There is much evidence that information and communication technologies (ICTs) are drivers of economic growth. As a result, government is keen to promote ICT take‐up, particularly where there is economic development need. The rural economy in most countries is regarded as that which requires intervention in order to foster sustainability and development, and there have been many empirical studies of both the value and the use of ICTs in rural areas. These are, however, highly disparate, often being industry‐, country‐ and, indeed, type‐of‐technology‐specific. Aims to draw together the highly eclectic literature on the use of ICTs in rural small to medium‐sized enterprises (SMEs) in order to provide an overview of generic issues, relevant to policy.
Comprises a literature review, based on academic, government and agency publications, and provides commentary on emergent issues, particularly those relating to policy recommendations.
Finds that there is a lag in rural uptake of ICTs and that the reasons for this include both supply and demand failures. From a policy perspective the review notes that intervention is best directed via a multi‐channel approach.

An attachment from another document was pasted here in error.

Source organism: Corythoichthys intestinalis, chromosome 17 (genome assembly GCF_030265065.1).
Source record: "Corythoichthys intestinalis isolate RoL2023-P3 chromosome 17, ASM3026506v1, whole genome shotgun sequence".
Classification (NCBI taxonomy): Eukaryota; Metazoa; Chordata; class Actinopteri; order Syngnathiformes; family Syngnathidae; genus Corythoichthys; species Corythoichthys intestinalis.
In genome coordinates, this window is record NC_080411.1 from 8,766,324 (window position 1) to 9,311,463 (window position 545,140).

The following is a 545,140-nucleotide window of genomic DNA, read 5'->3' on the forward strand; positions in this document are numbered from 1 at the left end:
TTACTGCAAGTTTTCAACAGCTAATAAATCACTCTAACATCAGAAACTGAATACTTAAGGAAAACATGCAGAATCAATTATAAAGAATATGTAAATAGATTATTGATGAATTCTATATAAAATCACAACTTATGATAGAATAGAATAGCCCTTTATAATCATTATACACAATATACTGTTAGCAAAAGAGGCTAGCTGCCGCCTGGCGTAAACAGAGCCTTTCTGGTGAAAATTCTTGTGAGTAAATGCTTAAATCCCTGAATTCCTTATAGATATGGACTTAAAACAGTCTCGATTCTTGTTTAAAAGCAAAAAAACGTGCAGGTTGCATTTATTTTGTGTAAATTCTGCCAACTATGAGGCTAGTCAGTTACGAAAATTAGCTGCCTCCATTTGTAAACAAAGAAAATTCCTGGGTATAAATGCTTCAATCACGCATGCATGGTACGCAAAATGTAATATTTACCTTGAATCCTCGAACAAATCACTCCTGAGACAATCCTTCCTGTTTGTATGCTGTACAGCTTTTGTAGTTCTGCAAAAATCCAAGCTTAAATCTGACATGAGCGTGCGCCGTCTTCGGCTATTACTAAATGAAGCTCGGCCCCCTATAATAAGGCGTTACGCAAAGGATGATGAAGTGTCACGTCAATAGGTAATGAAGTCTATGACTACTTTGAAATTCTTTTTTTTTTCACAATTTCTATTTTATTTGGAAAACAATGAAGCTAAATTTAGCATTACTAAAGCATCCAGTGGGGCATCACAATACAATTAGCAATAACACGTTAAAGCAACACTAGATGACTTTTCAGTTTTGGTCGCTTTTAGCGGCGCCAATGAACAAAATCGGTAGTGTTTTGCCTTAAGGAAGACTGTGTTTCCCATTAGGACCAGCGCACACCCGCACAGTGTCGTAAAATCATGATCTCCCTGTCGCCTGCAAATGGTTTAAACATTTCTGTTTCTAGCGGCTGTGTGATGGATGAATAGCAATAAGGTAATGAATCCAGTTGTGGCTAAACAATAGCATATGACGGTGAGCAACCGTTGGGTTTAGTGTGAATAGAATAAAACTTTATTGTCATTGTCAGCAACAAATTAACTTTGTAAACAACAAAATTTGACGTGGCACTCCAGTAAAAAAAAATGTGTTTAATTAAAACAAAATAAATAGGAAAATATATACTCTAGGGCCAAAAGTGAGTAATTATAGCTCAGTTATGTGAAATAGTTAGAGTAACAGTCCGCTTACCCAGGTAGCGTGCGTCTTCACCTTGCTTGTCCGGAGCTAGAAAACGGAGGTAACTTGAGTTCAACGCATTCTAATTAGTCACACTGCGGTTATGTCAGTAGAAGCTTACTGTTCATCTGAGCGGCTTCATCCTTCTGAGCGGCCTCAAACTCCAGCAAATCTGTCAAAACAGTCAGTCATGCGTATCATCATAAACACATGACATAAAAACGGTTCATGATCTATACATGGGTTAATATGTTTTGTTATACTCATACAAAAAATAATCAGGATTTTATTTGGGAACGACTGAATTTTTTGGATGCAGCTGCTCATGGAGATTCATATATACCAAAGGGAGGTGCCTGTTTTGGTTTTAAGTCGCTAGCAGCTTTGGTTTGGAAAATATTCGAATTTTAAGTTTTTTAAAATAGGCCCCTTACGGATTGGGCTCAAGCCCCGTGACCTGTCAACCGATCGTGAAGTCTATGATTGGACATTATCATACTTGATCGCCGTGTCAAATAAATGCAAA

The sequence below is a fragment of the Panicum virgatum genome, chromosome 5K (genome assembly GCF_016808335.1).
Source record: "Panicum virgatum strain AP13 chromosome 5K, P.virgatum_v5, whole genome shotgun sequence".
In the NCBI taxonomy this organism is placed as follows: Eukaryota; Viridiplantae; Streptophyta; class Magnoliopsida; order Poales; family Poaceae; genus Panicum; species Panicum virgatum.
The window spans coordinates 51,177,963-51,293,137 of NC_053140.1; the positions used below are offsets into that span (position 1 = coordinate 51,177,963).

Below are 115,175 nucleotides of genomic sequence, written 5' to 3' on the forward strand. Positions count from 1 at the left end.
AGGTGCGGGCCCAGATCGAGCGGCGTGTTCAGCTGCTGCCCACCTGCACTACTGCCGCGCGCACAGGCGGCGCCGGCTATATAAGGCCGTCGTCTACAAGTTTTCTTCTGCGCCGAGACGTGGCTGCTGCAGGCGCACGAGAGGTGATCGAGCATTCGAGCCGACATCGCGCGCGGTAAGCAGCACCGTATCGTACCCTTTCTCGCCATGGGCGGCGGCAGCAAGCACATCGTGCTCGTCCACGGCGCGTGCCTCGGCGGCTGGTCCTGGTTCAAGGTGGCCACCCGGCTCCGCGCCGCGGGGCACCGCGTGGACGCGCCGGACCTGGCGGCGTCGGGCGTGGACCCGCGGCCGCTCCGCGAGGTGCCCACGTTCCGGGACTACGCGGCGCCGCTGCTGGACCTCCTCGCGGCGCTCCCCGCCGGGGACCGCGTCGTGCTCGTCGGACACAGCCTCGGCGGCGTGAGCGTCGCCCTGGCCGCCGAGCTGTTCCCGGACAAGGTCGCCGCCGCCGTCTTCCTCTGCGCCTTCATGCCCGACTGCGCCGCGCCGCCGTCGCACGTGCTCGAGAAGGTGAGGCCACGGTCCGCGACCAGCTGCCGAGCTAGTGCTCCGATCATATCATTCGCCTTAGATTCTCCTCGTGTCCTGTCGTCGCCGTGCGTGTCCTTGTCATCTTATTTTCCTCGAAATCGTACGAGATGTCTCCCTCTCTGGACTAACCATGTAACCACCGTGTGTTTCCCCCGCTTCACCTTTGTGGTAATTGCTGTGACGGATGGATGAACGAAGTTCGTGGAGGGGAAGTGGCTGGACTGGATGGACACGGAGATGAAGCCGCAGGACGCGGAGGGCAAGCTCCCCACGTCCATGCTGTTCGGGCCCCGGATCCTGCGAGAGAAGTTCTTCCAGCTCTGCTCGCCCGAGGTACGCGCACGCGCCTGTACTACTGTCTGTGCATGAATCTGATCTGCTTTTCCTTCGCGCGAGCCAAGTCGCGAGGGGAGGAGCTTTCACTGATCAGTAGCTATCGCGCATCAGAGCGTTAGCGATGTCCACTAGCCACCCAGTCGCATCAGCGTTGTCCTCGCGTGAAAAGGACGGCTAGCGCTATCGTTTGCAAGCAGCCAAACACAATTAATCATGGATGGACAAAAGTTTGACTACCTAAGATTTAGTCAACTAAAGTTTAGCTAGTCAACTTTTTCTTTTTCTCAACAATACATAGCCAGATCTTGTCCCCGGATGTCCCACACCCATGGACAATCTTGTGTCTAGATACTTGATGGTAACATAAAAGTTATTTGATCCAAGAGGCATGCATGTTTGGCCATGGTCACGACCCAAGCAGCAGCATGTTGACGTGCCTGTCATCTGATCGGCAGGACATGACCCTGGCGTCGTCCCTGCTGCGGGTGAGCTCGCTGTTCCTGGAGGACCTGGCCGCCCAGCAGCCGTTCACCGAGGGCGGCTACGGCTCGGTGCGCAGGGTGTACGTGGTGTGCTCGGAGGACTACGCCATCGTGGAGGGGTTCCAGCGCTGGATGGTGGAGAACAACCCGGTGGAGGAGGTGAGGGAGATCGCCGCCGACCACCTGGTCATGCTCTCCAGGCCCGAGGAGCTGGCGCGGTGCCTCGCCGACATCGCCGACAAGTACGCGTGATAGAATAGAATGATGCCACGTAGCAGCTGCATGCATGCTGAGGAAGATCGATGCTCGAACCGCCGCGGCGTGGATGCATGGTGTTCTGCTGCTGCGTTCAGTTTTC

The value of the paper lies in the provision, for the first time, of a coherent review of findings and implications of the many research studies and informed commentaries on ICT up‐take by SMEs, particularly in rural areas, thus providing a more sound basis for understanding the implications for, and informing, those involved in policy intervention and support.
Emerald Group Publishing Limited
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